Here's a Thought: Revisiting Matt Cain

Use your ← → (arrow) keys to browse more stories
Here's a Thought: Revisiting Matt Cain
(Photo by Doug Pensinger/Getty Images)

After I wrote this article on July 14, I caught a ton of heat from Giants fans.

Basically, what I said was that Cain was getting really lucky stranding runners, and that statistically, he was really a high-threes ERA-caliber pitcher, not one with a low-twos ERA.

While the more sabermetrically-inclined folks around Bleacher Report agreed with me, a lot of others didn't. Some may not have understood the stats, and others may have just thought there was something special about Cain to transcend the statistical evidence I was using.

I'm an objective analyst. If the stats show someone's pitching well, I'll report that to everyone. If they say someone's pitching poorly (not that they said Cain was; they just said he wasn't pitching as well as you'd think), I'll report that as well.

Honestly, the real reason I wrote that article was because I had just written a string of positive, "this guy is better than you think!" articles, and I didn't want to be accused of randomly dishing out praise to everyone, so I looked at a stats leaderboard to see whose ERA and FIP differed the most.

No. 1.) J.A. Happ
No. 2.) Matt Cain

I figured something on Cain would get more views than something on Happ, and "Here's a Thought: Matt Cain Isn't Making Any Progress" was born.

Anyway, enough about that. In the words of Mark McGwire, I'm not here to talk about the past.

Given the heated string of 126 comments that ensued from that article, I thought I'd revisit the issue. If I have a whole army of people swearing Matt Cain is an ace, surely I must be missing something.

Perhaps they're missing something as well, but I figured I had to be missing something.

Before I start throwing a bunch of numbers out again, I'd like to call attention to something a little more "scouty."

As you can see in this graph of Cain's average fastball velocity by start, Cain's fastball began the year averaging about 91 mph, going between 87-93. As April turned to May, the average got more in the 92 range, and Cain's velocity has trended steadily upward to the point where he's now averaging 93 mph with a range of 90-96.

Going into the year, Cain's fastball was about the worst it's been in his career, velocity-wise. Now, it's about the best it's been in his career.

That's extremely important.

Statistically, Cain struggled early in the year without his best stuff. He got by because of the defense, as I mentioned before.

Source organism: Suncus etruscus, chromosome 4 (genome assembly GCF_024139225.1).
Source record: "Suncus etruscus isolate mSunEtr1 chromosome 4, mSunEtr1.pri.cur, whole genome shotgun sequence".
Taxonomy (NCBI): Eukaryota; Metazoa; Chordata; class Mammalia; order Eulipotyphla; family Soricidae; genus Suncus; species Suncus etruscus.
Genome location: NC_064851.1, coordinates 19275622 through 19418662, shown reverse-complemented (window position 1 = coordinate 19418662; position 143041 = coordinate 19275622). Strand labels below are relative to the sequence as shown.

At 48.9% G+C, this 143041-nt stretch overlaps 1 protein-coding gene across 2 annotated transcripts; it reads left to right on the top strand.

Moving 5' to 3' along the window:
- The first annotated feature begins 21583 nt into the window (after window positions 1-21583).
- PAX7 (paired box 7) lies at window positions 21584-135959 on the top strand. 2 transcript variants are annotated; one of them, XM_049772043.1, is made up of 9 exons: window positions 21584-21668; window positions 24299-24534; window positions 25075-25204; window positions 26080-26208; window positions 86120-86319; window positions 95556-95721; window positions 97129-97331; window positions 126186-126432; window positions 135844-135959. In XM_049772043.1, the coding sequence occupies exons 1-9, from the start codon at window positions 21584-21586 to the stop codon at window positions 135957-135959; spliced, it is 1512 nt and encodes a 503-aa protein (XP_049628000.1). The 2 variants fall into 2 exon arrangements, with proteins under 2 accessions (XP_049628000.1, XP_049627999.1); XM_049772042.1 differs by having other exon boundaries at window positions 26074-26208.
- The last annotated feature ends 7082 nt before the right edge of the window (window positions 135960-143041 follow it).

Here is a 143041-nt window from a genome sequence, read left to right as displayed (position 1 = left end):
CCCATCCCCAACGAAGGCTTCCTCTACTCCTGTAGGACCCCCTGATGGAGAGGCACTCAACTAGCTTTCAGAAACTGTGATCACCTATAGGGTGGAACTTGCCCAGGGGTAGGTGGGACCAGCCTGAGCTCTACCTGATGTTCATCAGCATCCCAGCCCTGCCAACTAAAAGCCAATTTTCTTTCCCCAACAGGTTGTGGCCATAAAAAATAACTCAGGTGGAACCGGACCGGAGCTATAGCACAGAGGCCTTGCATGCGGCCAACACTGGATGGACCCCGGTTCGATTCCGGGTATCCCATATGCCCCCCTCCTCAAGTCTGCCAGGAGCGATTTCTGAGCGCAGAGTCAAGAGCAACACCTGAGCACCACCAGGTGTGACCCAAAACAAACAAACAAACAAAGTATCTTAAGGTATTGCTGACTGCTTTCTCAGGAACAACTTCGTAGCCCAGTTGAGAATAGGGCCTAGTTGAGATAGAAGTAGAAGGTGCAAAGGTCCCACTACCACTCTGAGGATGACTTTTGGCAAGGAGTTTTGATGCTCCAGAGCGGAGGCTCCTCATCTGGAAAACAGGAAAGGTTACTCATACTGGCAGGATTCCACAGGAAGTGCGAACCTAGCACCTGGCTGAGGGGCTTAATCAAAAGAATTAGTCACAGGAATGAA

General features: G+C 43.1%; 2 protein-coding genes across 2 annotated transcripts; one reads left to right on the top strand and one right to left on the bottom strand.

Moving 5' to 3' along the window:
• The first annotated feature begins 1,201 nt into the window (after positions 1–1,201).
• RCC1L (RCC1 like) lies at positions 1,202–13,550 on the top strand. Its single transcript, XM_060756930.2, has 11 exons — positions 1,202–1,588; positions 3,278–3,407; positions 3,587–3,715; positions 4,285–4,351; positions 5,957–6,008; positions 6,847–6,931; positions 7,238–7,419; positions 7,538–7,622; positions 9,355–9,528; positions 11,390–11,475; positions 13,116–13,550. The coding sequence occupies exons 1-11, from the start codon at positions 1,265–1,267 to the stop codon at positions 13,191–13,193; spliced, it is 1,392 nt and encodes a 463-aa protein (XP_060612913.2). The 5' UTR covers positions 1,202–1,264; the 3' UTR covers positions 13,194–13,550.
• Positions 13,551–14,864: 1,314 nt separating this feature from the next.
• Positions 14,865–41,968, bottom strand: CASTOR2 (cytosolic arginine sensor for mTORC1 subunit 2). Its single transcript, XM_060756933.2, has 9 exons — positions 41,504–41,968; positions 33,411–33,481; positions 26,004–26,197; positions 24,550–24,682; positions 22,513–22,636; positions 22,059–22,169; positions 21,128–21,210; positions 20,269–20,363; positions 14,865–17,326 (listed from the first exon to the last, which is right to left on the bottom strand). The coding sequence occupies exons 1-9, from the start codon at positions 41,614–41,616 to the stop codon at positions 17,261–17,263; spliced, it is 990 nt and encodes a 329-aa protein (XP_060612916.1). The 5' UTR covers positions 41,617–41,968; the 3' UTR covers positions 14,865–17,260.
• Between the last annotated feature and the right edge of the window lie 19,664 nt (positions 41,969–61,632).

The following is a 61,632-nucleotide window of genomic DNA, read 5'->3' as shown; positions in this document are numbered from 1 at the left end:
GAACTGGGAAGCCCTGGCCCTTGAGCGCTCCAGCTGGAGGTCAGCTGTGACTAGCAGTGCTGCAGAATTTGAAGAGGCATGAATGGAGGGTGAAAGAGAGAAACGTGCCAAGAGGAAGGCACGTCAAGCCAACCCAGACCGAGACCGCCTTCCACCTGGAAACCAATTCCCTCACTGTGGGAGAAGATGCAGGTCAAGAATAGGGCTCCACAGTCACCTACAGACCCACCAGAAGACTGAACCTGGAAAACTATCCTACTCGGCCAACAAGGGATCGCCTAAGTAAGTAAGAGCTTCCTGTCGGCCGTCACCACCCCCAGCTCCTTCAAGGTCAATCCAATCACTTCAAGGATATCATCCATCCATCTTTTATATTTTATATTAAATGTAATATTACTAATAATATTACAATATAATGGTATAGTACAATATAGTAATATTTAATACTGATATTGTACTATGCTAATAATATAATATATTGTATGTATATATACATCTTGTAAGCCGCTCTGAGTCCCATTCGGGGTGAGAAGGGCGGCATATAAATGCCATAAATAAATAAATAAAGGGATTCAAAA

And it wasn't control, either: Cain walked four or more batters in six of his first 12 starts.

The last of those twelve starts was really a low point for Cain statistically. On June 9, facing a poor Arizona offense, Cain walked five batters and allowed two homers in 6-1/3 innings. He was very lucky to only allow four runs in that start, which he actually won.

At that point in the season, Cain was 8-1 with a 2.55 ERA, but the defense was really helping him.

I did notice one thing about Cain's interaction with the defense: he does give up a lot of flies to center, where Gold Glover Aaron Rowand plays, so it makes sense that he has a lower BABIP than you'd expect.

However, the credit for that should go to Rowand, not Cain.

Here's a look at Cain through those first 12 starts:

                   BB/9      K/9      HR/9      FIP
Matt Cain      3.94      6.84     0.93      4.33
MLB average  3.49      6.89     1.04      4.30

(The averages are for the whole year, not just the 12-start period, but it doesn't make a difference.)

So, statistically, for those first twelve starts, Matt Cain was an average pitcher. He walked a few more hitters than average, struck out an average number, and did a slightly-above-average job of keeping the ball in the park.

That gave him an average FIP for that period.

However, after that game, something clicked.

In those first 12 games, Cain had three five-walk games and three four-walk games. In nine starts since, he's had three four-walk games and no five-walk games.

In those first 12 games, Cain struck out seven batters three times, and never struck out eight or more. In his last nine, he's struck out nine twice and eight twice.

Cain's had the steady increase in velocity, and his control has improved as the season has gone on. On top of the improvements, Cain is still getting help from Rowand and the stellar Giants defense, so his ERA for the season has decreased from 2.55 after 12 starts to 2.12 now.

Let's look at Cain's last nine starts, versus the MLB averages:

 

                   BB/9      K/9      HR/9      FIP
Matt Cain      2.89      7.65     0.58      3.30
MLB average  3.49      6.89     1.04      4.30

It's quite the dramatic change.

Again, the defense is helping him, but if Cain can keep his numbers at this new level, then he'll certainly be headed in the right direction.

Statistically, the Cain of the first 12 starts is a No. 4 starter. The Cain of the whole year combined is a No. 3 starter, as I said in the other article.

However, this Matt Cain is a good No. 2 to Tim Lincecum, and would make for a decent staff ace.

A 3.30 FIP would rank 16th in the majors among qualified pitchers. That's not quite the level his ERA (second) would indicate, but it's also not the level his 3.74 overall FIP (27th) would either.

The defense still deserves a lot of credit for Cain's success--after all, the new 3.30 FIP isn't anywhere near his ERA—but it's clear that Cain, contrary to the title of my old article, is making progress on the statistical front.

It's just that the progress occurred in June, not in the offseason.

Load More Stories

Follow San Francisco Giants from B/R on Facebook

Follow San Francisco Giants from B/R on Facebook and get the latest updates straight to your newsfeed!

Out of Bounds

San Francisco Giants

Subscribe Now

We will never share your email address

Thanks for signing up.